For example, if I want to get an idea of the user's activity on a system, one of the first places I go is to the SAM hive, and see if the user had a local account on the system. From there, I go to the user's hive file (NTUSER.DAT) located in their profile, and start pulling out specific bits of information...parsing the UserAssist keys, etc...anything that shows not only the user's activities on the system, but also a timeline of that activity. Thanks to folks like Didier Stevens, we all have a greater understanding of the contents of the UserAssist keys.

Now, the same sort of thing applies to the entire system. For example, one of the tools I wrote allows me to type in a single command, and I'll know all of the USB removable storage devices that had been attached to the system, and when they were last attached. Note: this is system-wide information, but we now know how to tie that activity to a specific user.

On XP systems, we also have the Registry files in the Restore Points available for analysis. One great example of this is the LEO that wanted to know when a user had been moved from the Users to the Administrators going back through the SAM hives maintained in the Restore Points, he was able to show approximately when that happened, and then tied that to other activity on the system, as well.'s pretty clear that when it comes to Registry analysis, the RegEdit-style display of the Registry has limited usefulness. But it's also clear that there really isn't much of a commercial market for these kinds of tools. So what's the answer? Well, just like the folks who get their rides or cribs pimped out on TV, specialists bring a lot to the table. What needs to happen is greater communication of needs, and there are folks out there willing and able to fulfill that need.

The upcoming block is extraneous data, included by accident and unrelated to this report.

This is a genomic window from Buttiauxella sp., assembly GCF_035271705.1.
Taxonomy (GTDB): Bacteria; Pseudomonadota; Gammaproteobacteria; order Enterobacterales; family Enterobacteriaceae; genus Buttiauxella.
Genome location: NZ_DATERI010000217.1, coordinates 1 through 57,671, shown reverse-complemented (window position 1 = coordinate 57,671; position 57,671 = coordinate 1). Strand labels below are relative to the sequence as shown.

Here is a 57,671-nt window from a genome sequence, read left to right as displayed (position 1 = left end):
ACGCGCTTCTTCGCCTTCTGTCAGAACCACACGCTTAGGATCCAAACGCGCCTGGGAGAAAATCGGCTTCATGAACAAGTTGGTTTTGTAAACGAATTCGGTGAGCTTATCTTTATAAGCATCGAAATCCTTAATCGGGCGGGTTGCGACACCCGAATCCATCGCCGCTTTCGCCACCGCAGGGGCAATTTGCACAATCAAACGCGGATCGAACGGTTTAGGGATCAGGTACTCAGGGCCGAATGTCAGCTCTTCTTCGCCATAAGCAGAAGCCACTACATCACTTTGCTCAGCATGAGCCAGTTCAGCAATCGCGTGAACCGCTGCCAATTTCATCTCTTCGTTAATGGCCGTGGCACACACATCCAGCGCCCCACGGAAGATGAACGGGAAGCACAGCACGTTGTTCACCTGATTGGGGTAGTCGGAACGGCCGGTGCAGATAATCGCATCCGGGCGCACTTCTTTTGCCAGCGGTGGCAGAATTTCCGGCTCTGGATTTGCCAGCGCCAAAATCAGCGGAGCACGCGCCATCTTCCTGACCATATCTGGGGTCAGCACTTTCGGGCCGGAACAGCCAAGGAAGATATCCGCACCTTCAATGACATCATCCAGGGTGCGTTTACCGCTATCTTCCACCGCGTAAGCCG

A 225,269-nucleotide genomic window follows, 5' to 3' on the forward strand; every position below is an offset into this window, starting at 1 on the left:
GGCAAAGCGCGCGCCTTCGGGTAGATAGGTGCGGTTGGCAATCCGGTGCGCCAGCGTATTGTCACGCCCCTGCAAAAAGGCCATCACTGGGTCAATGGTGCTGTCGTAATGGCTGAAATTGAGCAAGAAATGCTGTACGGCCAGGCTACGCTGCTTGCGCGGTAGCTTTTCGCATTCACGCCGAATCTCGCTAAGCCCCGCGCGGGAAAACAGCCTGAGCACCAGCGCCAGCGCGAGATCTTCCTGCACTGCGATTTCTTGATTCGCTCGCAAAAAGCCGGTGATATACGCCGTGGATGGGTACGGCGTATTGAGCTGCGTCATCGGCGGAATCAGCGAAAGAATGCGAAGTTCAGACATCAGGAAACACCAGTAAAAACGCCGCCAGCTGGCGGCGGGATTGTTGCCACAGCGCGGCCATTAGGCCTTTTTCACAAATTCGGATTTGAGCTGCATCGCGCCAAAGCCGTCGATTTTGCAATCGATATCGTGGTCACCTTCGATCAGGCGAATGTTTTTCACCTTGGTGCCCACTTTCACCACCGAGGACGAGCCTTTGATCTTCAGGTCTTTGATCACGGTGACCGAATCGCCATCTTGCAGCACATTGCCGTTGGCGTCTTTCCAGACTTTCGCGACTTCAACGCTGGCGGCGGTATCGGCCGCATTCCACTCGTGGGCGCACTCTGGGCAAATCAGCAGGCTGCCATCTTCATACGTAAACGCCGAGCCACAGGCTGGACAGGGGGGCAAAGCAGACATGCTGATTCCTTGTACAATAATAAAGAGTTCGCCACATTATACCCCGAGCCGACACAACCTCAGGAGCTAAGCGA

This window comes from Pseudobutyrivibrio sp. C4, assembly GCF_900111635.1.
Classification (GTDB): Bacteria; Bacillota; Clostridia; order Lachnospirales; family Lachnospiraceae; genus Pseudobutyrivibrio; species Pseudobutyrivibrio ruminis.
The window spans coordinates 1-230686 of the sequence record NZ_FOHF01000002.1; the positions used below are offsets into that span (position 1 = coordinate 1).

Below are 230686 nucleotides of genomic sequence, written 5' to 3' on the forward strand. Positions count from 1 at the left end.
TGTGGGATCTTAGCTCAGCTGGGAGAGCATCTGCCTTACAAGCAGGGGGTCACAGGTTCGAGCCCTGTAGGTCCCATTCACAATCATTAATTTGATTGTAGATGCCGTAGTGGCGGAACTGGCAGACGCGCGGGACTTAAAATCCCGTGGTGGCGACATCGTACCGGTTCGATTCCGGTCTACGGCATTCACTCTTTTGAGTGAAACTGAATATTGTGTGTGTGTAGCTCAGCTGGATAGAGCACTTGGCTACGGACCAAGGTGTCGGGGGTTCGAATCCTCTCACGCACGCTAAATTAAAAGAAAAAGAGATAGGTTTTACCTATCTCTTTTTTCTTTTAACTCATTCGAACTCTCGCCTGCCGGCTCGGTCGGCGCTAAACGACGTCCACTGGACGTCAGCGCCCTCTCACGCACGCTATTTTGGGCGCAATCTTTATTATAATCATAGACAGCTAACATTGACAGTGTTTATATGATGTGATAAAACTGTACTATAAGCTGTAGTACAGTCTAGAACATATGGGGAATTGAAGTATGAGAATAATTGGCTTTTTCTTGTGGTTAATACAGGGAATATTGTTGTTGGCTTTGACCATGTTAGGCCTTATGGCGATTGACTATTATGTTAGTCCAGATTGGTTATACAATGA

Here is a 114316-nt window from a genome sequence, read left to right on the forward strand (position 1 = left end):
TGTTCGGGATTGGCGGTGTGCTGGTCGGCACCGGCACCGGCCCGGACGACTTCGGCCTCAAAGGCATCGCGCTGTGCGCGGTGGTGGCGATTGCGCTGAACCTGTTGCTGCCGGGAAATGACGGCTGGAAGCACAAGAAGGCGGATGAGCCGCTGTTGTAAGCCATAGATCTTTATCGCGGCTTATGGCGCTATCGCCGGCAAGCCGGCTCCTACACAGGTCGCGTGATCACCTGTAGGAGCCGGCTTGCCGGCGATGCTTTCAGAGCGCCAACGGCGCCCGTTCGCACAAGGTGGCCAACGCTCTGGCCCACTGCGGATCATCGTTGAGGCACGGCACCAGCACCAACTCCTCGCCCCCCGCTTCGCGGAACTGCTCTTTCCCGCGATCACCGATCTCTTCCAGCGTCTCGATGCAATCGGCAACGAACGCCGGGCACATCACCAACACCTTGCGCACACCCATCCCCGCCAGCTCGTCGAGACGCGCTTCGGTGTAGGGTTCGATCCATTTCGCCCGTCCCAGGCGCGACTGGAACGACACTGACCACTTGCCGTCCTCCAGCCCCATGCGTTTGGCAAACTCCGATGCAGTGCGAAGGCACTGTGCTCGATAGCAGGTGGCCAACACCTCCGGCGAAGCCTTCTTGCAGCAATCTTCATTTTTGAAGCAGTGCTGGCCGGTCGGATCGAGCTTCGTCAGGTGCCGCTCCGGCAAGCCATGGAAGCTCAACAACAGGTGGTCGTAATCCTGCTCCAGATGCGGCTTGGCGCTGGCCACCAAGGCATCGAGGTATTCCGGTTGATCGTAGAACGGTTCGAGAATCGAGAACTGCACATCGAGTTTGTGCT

Here's a good question to get discussion started...what's good, easy-to-use and easy-to-access format for a guideline of what's available in the Registry (and where)? I included an Excel spreadsheet with my book...does this work for folks? Is the "compiled HTML" (ie, *.chm) Windows Help format easier to use?

If you can't think of a good format, maybe the way to start is this...what information would you put into something like this, and how would you format or organize it?

Pimp acquisition

Whenever you perform a live acquisition, what do you do? Document the system, write down things like the system model (ie., Dell PowerEdge 2960, etc), maybe write down any specific identifiers (such as the Dell service tag) and then acquire the system. But is this enough data? Are we missing things by not including the collection of other data in our live acquisition process?

What about collecting volatile data? I've had to perform live acquisitions of systems that had been rebooted multiple times since the incident was discovered, as well as systems that could not be acquired without booting them (SAS/SATA drives, etc.). Under those circumstances, maybe I wouldn't need to collect volatile data...after all, what data of interest would it contain...but maybe we should do so anyway.

How about collecting non-volatile data? Like the system name and IP address? Or the disk configuration? One of the tools available on the DVD that comes with my book lets you see the following information about hard drives attached to the system: